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Some Differences Between International Law And International Ethics

602 words - 3 pages

International law and international ethics, although seemingly different at first glance, have quite a few similarities when given further examination.
International law is based on positivism, what is observable and what is practiced. Like any system of laws, international law is meant to maintain order within the international system. International law is also meant to maintain a sense of justice. The attempts to meet these objectives are found in the international institutions such as the United Nations and the International Criminal Court. Unfortunately, there are times when order and justice come into conflict. The Cold War era, for example was highly ordered, but there were quite a few injustices observed at the time. In Kosovo, on the other hand, the UN Security Council could not maintain order and acted out of a sense of justice.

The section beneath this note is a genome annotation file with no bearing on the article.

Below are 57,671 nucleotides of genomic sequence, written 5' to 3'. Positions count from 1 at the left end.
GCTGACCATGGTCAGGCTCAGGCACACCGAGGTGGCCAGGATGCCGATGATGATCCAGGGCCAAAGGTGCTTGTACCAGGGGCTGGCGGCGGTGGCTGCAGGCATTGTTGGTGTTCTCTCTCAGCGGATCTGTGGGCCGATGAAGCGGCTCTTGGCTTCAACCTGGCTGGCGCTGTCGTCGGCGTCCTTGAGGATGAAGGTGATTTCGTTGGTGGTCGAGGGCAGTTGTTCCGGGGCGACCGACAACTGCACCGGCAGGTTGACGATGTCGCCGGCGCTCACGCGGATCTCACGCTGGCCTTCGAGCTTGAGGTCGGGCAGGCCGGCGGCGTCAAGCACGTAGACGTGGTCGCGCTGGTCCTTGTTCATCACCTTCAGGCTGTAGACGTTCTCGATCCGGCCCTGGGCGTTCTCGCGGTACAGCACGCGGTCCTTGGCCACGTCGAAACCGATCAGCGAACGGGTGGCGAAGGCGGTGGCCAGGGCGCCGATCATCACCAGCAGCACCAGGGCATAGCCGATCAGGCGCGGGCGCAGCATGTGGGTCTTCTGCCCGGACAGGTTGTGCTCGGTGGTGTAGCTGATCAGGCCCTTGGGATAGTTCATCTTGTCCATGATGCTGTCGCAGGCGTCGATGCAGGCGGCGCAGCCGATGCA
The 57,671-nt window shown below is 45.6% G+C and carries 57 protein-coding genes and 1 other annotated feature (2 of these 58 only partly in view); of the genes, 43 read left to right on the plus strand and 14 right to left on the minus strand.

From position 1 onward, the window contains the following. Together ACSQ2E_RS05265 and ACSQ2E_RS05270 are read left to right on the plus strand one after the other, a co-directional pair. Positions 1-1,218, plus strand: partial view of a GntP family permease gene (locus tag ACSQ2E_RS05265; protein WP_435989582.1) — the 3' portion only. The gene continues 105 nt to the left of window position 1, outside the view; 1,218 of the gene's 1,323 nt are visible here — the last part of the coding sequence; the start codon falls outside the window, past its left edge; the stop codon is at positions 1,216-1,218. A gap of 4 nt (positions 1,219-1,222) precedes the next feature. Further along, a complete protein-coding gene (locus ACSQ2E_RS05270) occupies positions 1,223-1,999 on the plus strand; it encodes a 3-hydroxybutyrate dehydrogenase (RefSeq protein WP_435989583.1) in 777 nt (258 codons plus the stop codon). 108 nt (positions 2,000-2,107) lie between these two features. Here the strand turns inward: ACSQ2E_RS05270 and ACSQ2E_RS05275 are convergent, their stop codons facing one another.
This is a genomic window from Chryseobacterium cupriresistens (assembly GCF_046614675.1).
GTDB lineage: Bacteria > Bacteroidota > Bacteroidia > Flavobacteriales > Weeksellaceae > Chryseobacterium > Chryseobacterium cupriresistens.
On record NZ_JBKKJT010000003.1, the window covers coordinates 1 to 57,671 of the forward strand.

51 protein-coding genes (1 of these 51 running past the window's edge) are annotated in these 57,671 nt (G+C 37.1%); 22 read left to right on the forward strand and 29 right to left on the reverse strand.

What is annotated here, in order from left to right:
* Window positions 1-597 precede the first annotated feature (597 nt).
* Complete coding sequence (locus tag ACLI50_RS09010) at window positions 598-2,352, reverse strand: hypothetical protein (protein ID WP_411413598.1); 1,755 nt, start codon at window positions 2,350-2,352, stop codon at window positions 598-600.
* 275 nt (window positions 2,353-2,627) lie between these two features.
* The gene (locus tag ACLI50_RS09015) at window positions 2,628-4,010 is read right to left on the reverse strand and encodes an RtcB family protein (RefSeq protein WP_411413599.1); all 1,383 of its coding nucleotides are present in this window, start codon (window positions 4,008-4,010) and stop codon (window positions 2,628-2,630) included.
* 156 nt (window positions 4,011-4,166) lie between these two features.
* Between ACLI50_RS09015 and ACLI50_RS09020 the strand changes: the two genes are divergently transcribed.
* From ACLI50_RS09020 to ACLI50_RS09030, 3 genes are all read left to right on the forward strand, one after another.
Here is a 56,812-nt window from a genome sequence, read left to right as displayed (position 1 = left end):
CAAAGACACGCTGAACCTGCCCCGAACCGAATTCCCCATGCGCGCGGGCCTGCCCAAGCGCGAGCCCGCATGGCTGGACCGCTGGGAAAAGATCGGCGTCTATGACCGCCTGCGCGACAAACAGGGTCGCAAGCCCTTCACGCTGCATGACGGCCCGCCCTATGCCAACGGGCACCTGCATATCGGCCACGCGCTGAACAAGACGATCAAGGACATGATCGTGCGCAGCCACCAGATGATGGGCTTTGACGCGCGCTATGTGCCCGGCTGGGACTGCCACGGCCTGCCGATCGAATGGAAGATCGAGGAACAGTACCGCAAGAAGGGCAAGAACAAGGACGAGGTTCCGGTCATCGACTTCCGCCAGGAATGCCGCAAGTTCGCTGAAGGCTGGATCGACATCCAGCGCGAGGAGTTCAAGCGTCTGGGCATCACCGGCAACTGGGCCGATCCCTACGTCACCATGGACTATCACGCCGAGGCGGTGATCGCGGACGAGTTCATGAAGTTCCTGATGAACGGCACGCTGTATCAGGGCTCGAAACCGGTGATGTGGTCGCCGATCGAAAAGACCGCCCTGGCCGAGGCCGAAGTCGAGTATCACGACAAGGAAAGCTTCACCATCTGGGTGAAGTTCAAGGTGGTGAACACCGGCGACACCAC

International Ethics are normative in nature, i.e. what should happen in the international system based on moral constructs and political theory. What a lot of traditions in international ethics attempt to do is provide a perspective of the world such that a common morality is revealed and espoused. Since no one ethical tradition can provide the often sought clarity to the multitudes of situations and issues found in the world, there are multitudes of ethical traditions set in place to attempt such a challenge. Issues within the international system and at the state level can often be interpreted in a few ethical traditions at once, rather than a winner-take-all scenario as seen in the objectives of international law. For example, the existence of the state and its institutions can be described in realist, neo-realist, communitarian, liberal-nationalist/social contractarian, and distributive justice traditions depending on the question posed and the parameters of the discussion. Ethical traditions, for the most part, are non-changing. As a comparison,...

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